In 2007, Germany’s Environment Ministry issued a warning to German citizens to avoid wireless technology when possible and return to cabled means of communication. The French national library banned Wi-Fi in libraries when librarians became ill. And the European Environmental Agency called for action to reduce public exposure to radiation from mobile phones, Wi-Fi, Wi-Max, and other antennas.

    In 2008 the European Parliament proposed publicly displayed maps of RF-contaminated areas so people could avoid them, while the U.K.’s Association of Teachers and Lecturers came out against Wi-Fi in classrooms.

    Sweden has declared some beaches and public buildings RF-free areas where cell phones and wireless computers cannot be used so that people with electromagnetic hypersensitivity — a form of environmental allergy that Sweden classifies as a functional disability — can take a breather from contamination.

    Individuals have also rallied. Spanish activists hold an annual International Day Against Electromagnetic Pollution. British and Irish citizens have taken to civil disobedience, bulldozing down cell towers. And Israelis have torn down cell towers with their bare hands and chased landlords who lease rooftops to tower companies through the streets.”

  3. quixote February 4, 2013 at 3:23 pm #

    What would raise even more billions for the government and the people than the money from selling spectrum to Big Telco?

    Free public wifi. Just look at the money and benefits that came from the internet, while it was free.

  4. Not Anonymous, though may as well be February 4, 2013 at 6:33 pm #

    “Free public wifi. Just look at the money and benefits that came from the internet, while it was free.”

    I can’t tell whether you’re speaking tounge in cheek or not, quixote?

    If you aren’t, I have to say that I’ve never witnessed any money and benefits to the public, emanating from the internet. Can you give an example? Something to refute the fact, for instance, that the dot.con boom did nothing, if not worsen, the downhill trajectory of us humans being able to ‘earn’ enough to keep a roof over our heads?

    what good is available data, for instance, when as we can clearly see, it has only had the effect of letting us know that the powers ruling things could care less whether they are relying on valid and humane data…

    the Net hasn’t done anything for the masses, other than to clarify that they/we are considered the enemy …and further intrude upon quiet humble and non violent conversations which were once honored behind closed doors , while thoroughly decimating the ability to attain a shelter paying job …if one has made any sort of protest against THE STATE.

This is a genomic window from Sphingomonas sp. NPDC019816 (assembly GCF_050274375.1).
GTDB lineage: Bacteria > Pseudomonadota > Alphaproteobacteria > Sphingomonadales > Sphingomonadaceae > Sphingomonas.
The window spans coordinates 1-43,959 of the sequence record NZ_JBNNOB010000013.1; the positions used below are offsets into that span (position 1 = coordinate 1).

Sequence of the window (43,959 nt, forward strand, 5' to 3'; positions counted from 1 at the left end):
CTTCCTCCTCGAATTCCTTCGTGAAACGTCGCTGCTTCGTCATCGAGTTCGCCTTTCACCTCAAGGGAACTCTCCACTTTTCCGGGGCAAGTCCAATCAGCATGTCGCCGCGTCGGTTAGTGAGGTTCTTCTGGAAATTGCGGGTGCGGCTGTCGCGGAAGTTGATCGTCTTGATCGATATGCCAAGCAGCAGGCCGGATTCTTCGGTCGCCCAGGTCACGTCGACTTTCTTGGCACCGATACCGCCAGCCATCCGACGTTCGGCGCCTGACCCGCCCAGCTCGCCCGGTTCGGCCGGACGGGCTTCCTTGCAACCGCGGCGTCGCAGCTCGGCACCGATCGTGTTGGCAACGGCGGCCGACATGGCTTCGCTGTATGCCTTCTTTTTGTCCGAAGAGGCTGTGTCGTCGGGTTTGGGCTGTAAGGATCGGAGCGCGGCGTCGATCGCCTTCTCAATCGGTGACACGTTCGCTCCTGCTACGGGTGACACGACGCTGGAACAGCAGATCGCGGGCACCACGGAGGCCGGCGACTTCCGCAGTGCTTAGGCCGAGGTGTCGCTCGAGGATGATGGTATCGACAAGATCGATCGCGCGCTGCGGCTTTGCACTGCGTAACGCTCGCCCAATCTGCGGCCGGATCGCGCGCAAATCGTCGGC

5. Ron February 4, 2013 at 7:11 pm #

    Yes, exactly, THE STATE booga, booga, booga. Free, accessible and open communication among the masses. I can’t think of anything more destructive . . . to Our Corporate Masters.

  6. Not Anonymous, though may as well be February 4, 2013 at 7:57 pm #

    Well Ron, I’m certainly not a Corporate Master, and I can’t think of anything more equivalent to our Corporate Masters, than The STATE, at this point. Just because it appears to damage telecoms and oligarchies, at a glance, does not make it so.

    Be careful what you wish for Ron.

  7. Not Anonymous, though may as well be February 4, 2013 at 8:06 pm #

    (and just in case I need to clarify, I am not, Have Never Been, an Ayn Randian (or a Rethug), … against a moral and life sustaining government supported and allowed by the human beings which that government is supposed to represent; quite unlike the U$ guvernment.)

  8. Not Anonymous, though may as well be February 4, 2013 at 9:26 pm #

    oh for fuck’s sake Ron, as a wee person, were you allowed a decision in that crab like red and blue “avatar” which is automatically presumed to represent you with no assent from you (or, even more importantly, anyone who is familiar with you) as to the depiction, for those new to the Net who may think you chose that DEPICTION?

    Yes, it is the little things in life that warn us of change which does not bode well, the same way it happens for other mammals, etcetera, who clearly know The Net WILL NOT SAVE THEM